Why pizza lunches, corporate schwag, and company picnics will not win the hearts and minds of your employees 

Free cars. On-sight laundry. Subsidised lunch. Prizes for performance. These all sound great, but are they really that helpful in engaging employees and bringing out the best in their talents? As a matter of fact, they might not be all they’re cracked up to be.

Perks and bonuses can make employees happy and help them feel valued for their contributions, but they’re really only effective as part of a larger company culture that prioritises engagement. Many companies even find it unnecessary to offer wild perks if they have a healthy work environment in place.

Lasting engagement, not perks and prizes
PRWeek described how a number of organizations are eschewing perks in favor of a more comprehensive focus on company culture and employee engagement. Added bonuses can be a component of this process, but the efficacy of these prizes must be carefully evaluated to ensure they don’t do more harm than good. W2O Group principal Gary Grates told the source that some perks can even backfire: Sabbaticals, for example, can lead to employees joining a company and sticking around just long enough to cash in on the prize.

“You don’t have to offer perks for the sake of it,” Grates said. “If the perks enhance the experiences of employees and they are complementary or supplementary to what the corporate environment is, then that is when they really matter.”

In general, companies should avoid putting too much attention on prizes that employees can earn. It’s much better to have programs that capture employees’ loyalty and foster interest in the company’s wider successes.

Focusing on values and culture
Ben Carter, VP of compensation and benefits at Texas Instruments, explained to PRWeek that the company focuses on culture, instead of extra perks, to draw well-suited talent and engage employees. Rather than motivating behavior with a carrot as a prize, the business aims to orient its team members toward the end-goal, fueling their passion and investment by getting them involved in challenging, innovative projects with teams full of diverse, energised people.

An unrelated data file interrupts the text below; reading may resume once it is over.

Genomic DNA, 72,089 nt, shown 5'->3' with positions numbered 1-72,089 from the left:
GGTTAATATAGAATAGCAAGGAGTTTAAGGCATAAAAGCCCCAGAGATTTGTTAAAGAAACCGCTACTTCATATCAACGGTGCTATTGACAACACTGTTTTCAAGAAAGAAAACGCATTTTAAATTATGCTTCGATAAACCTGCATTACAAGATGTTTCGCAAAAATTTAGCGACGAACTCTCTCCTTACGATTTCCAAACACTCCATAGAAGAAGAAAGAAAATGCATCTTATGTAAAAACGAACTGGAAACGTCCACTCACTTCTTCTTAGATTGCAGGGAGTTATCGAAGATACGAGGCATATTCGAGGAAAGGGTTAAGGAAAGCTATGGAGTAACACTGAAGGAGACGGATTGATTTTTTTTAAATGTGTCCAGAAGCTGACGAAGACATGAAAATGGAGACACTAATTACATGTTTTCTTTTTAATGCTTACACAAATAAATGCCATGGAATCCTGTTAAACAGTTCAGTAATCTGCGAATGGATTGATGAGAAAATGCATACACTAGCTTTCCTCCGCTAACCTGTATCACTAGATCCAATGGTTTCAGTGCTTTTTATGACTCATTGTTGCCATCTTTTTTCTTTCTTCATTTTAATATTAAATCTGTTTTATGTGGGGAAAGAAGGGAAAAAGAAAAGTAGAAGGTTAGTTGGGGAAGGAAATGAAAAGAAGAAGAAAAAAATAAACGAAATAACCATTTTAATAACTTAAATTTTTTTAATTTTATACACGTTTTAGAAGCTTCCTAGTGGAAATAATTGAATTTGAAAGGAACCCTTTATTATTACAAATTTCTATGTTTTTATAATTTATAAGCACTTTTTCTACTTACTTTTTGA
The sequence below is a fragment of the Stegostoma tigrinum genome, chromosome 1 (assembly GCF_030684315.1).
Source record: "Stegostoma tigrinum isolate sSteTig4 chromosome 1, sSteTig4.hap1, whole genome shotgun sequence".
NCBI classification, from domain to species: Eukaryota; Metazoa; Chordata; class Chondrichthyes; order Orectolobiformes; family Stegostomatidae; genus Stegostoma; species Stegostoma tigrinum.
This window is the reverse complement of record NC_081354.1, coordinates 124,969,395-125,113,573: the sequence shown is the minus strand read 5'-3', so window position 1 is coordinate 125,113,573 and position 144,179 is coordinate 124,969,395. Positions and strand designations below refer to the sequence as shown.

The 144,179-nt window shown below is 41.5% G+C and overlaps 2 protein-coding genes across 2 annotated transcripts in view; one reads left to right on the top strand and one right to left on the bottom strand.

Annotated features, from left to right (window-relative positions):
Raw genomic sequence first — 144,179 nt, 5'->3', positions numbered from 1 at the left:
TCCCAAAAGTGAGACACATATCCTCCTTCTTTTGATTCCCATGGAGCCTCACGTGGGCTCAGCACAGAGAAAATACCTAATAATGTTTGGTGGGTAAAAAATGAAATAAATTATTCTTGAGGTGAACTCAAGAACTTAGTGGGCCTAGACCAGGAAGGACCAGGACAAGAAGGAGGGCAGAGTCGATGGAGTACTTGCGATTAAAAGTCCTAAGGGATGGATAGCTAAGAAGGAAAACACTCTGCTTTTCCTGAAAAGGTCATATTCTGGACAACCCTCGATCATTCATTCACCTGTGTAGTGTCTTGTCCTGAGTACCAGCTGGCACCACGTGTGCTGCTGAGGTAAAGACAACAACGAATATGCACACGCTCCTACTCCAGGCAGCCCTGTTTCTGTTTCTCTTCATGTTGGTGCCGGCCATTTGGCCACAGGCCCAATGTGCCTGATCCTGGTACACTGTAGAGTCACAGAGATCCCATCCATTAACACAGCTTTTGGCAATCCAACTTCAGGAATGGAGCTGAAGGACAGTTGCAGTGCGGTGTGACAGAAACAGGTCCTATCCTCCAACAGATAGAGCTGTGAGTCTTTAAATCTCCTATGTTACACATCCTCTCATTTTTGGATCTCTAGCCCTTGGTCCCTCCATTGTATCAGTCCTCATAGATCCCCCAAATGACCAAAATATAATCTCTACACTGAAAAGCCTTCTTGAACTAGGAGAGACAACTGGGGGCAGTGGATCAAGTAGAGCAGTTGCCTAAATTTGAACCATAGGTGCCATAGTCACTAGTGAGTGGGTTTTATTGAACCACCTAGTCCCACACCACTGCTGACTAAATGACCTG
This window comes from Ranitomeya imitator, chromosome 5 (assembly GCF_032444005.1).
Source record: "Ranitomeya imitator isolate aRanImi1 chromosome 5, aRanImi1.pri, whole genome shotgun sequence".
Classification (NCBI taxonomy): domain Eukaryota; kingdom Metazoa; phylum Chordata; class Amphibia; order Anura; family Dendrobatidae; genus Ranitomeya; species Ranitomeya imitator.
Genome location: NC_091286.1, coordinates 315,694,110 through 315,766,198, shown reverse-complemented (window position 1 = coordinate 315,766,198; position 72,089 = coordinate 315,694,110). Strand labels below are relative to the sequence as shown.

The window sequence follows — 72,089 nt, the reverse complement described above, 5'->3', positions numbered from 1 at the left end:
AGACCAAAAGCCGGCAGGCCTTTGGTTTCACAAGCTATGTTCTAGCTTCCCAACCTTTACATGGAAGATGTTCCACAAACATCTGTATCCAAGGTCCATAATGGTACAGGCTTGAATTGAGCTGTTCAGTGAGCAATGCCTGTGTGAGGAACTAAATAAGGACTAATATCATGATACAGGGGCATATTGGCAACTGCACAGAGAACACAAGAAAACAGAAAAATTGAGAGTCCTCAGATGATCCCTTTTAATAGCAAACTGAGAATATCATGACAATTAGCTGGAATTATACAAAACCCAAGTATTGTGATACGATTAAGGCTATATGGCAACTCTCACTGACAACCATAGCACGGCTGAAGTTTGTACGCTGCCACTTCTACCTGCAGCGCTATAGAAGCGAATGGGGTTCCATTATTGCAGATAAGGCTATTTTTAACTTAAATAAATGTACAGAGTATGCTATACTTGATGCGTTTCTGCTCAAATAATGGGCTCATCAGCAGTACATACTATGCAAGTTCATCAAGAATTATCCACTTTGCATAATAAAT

“If you go to a workplace every day that offers free lunch and massages, but don’t enjoy what you do, those perks do not really matter,” Carter told the source.

That’s why it’s critical to form a strong company culture around core values and character. The organisation’s missions and values should be incorporated into day-to-day business operations and employee relationships, with an aim to get employees on board with goals. As Forbes magazine noted, a few key behaviors can have a much greater impact on the overall success of the company. Using perks to motivate performance to reach quotas or milestones can be effective, but it likely won’t help with employee retention, creativity or collaboration, all of which are essential business strategies. Culture, Forbes continued, draws out energy reserves, guides decision-making and bolsters sustainability.

Similarly, Entrepreneur emphasised that culture should be an integral part of a business. The most effective company cultures tend to draw on the organisation’s core values, embodying them in how employees are treated and interact with one another. With intentional hiring and good management, team members embrace the culture and thrive in the supportive environment.

Are you making progress?
To evaluate how their organisation is doing in terms of workplace environment and company culture, managers can solicit staff feedback. According to PRWeek, Dell’s director of corporate communication found that the most valuable initiative to employees was one that impacted their day-to-day activities: Connected Workplace, which enabled employees to take advantage of mobile working options. By recognising what factors are most meaningful to employees – usually the ones that help them do their jobs better and more efficiently – companies can cut the fat and focus on the perks that truly matter.

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The following was written by Steven Green from TemboSocial

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